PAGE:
University of Missouri atmospheric science researchers will team with their counterparts at the A.M.Obukhov Institute of Atmospheric Physics of the Russian Academy of Sciences in a three million Russian ruble project to study the phenomena of atmospheric blocking.
The MU School of Natural Resources, home to the Department of Soil, Environmental and Atmospheric Sciences (SEAS), recently agreed to jointly create prediction models of the little-understood weather event known to trigger persistent periods of stagnant and sometimes dangerous weather.
MU researchers will develop new methods of spotting and predicting atmospheric blocking, and analyze the social and economic impacts that blocking events caused during the 20th century, said Tony Lupo, professor and SEAS chair. Lupo will lead MU’s part of the investigation.
A.M.Obukhov Institute scientists will mine existing scientific literature looking for new clues, create computer prediction models and analyze the influence of anticyclones on blocking events.
A Little Known but Dangerous Phenomena
Blocking occurs when a powerful high-pressure area, which usually moves west to east, gets stuck in one place. Following pressure areas grind to a halt behind it – sometimes for several days or even weeks.
Several cases of atmospheric blocking prompted the research interest. Last summer in Russia, a blocking event set heat records and killed more than 15,000 people, Lupo said. “There were so many forest fires that pollution levels soared even into the Moscow region,” he continued.
Another event was the 2003 European heat wave where a stagnant pattern contributed to 35,000 deaths over the summer. Still another case, nicknamed Baked Alaska by researchers, occurred in 2004. Here, abnormally high temperatures and less-than-normal summer precipitation led to glacial melting. The persistent dry weather in the state's interior region led to fierce forest fires.
In the Baked Alaska event, a large high-pressure area stopped near Greenland. Weather systems over America slowed or stopped as far back as the Pacific Ocean. Normal weather movement resumed when the Greenland pressure area finally weakened.
Hot Summers, Cold and Snowy Winters
Blocking events can trigger dangerous conditions when tied to harsh weather. “If hot and dry weather becomes parked, short-term drought conditions can result,” Lupo said. “A stationary rainy pattern could lead to flooding.”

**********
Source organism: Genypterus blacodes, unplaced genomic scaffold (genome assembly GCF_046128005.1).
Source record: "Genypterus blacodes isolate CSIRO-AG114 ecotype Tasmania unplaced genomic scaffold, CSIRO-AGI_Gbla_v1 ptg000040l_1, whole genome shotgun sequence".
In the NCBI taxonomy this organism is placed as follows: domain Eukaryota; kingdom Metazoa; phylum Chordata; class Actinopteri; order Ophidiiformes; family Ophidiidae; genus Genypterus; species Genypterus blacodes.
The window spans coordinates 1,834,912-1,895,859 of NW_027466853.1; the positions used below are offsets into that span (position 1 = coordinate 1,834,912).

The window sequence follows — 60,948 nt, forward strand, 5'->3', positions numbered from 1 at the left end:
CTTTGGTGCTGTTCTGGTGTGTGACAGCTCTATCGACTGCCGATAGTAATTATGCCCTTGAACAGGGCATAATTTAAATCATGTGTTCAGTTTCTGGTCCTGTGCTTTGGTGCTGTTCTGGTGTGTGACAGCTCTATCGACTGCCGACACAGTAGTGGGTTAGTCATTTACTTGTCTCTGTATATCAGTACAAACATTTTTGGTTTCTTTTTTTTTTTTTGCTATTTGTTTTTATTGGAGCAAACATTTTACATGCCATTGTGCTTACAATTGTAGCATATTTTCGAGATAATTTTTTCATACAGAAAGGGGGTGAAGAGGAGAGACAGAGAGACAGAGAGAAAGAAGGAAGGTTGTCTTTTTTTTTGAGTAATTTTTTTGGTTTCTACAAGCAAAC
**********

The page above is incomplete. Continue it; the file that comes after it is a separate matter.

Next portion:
Blocking can also can bring good weather, Lupo pointed out. A blocking event in 2004 brought prolonged sunny skies and pleasant temperatures to the Midwest. “This resulted in excellent corn and soybean yields,” he said.
In America, the coldest winters on record are usually due to blocking, Lupo said. The unusual cold outbreak in April 2007 in Missouri that killed budding plants was due to a blocking event. The persistent hot summer of 2011 that cooked the American Midwest was also caused by a blocking event.
A typical blocking event lasts 8-11 days, Lupo said, although some have lasted as long as 35 days. Several blocking events can also occur in succession. The 2003 event in Europe was so deadly because three blocking events occurred in a row.
About 20-40 blocking events occur each year, Lupo explained. The greatest number occurs over Siberia, east of the Urals. Current weather forecast models are of little help in predicting blocking events, even a day or two in advance, much less the 30 days of advance warning that forecasters would like to provide. Lupo hopes the research will add clues that would help forecasters better predict blocking.
Lupo has been studying atmospheric blocking for more than 20 years and has authored more than 20 scientific papers on the subject. Lupo is a Fellow of the Royal Meteorological Society in London. In 2005, he was selected as a Fulbright Scholar and spent a summer at the Russian Academy of Science working with fellow climate scientists. Lupo is a member of the International Panel of Climate Change that shared the 2007 Nobel Peace Prizewith Al Gore.
A high-altitude weather map centered on the North Pole shows the December-January blocking event that brought persistent cold and snowy weather to America (bottom). A large high-pressure system over Greenland (right) blocked the usual west-to-east movement of storms. The blue arrow shows the southern movement of cold air from the pole that would have otherwise moved eastward, but was blocked by the Greenland system. This blocking event was unusual as a second high-pressure system (left) stopped in the Northern Pacific area. Illustration courtesy NOAA via Tony Lupo.